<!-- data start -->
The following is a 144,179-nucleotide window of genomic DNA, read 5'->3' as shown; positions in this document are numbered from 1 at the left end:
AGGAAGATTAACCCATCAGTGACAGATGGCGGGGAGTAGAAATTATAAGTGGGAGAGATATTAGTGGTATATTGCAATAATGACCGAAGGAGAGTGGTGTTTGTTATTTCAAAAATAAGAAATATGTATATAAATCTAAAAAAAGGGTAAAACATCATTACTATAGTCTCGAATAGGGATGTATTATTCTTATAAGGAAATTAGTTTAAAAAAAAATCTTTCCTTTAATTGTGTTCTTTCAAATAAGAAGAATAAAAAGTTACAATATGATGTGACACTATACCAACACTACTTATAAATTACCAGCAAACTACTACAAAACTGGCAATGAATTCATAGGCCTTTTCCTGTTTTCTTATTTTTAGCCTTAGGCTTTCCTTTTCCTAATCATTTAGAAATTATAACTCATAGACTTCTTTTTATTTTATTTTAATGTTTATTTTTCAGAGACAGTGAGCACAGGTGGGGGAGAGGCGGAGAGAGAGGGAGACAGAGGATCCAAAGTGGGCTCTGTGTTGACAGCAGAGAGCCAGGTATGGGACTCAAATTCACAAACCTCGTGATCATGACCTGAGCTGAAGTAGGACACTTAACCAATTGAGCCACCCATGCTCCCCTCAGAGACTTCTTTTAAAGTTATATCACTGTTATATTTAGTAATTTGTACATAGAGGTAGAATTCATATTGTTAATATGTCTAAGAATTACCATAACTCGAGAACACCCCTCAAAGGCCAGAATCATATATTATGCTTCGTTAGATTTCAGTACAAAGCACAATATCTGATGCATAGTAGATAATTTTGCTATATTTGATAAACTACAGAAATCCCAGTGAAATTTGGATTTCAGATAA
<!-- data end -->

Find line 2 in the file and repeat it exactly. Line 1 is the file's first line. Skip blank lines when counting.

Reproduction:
AGGAAGATTAACCCATCAGTGACAGATGGCGGGGAGTAGAAATTATAAGTGGGAGAGATATTAGTGGTATATTGCAATAATGACCGAAGGAGAGTGGTGTTTGTTATTTCAAAAATAAGAAATATGTATATAAATCTAAAAAAAGGGTAAAACATCATTACTATAGTCTCGAATAGGGATGTATTATTCTTATAAGGAAATTAGTTTAAAAAAAAATCTTTCCTTTAATTGTGTTCTTTCAAATAAGAAGAATAAAAAGTTACAATATGATGTGACACTATACCAACACTACTTATAAATTACCAGCAAACTACTACAAAACTGGCAATGAATTCATAGGCCTTTTCCTGTTTTCTTATTTTTAGCCTTAGGCTTTCCTTTTCCTAATCATTTAGAAATTATAACTCATAGACTTCTTTTTATTTTATTTTAATGTTTATTTTTCAGAGACAGTGAGCACAGGTGGGGGAGAGGCGGAGAGAGAGGGAGACAGAGGATCCAAAGTGGGCTCTGTGTTGACAGCAGAGAGCCAGGTATGGGACTCAAATTCACAAACCTCGTGATCATGACCTGAGCTGAAGTAGGACACTTAACCAATTGAGCCACCCATGCTCCCCTCAGAGACTTCTTTTAAAGTTATATCACTGTTATATTTAGTAATTTGTACATAGAGGTAGAATTCATATTGTTAATATGTCTAAGAATTACCATAACTCGAGAACACCCCTCAAAGGCCAGAATCATATATTATGCTTCGTTAGATTTCAGTACAAAGCACAATATCTGATGCATAGTAGATAATTTTGCTATATTTGATAAACTACAGAAATCCCAGTGAAATTTGGATTTCAGATAA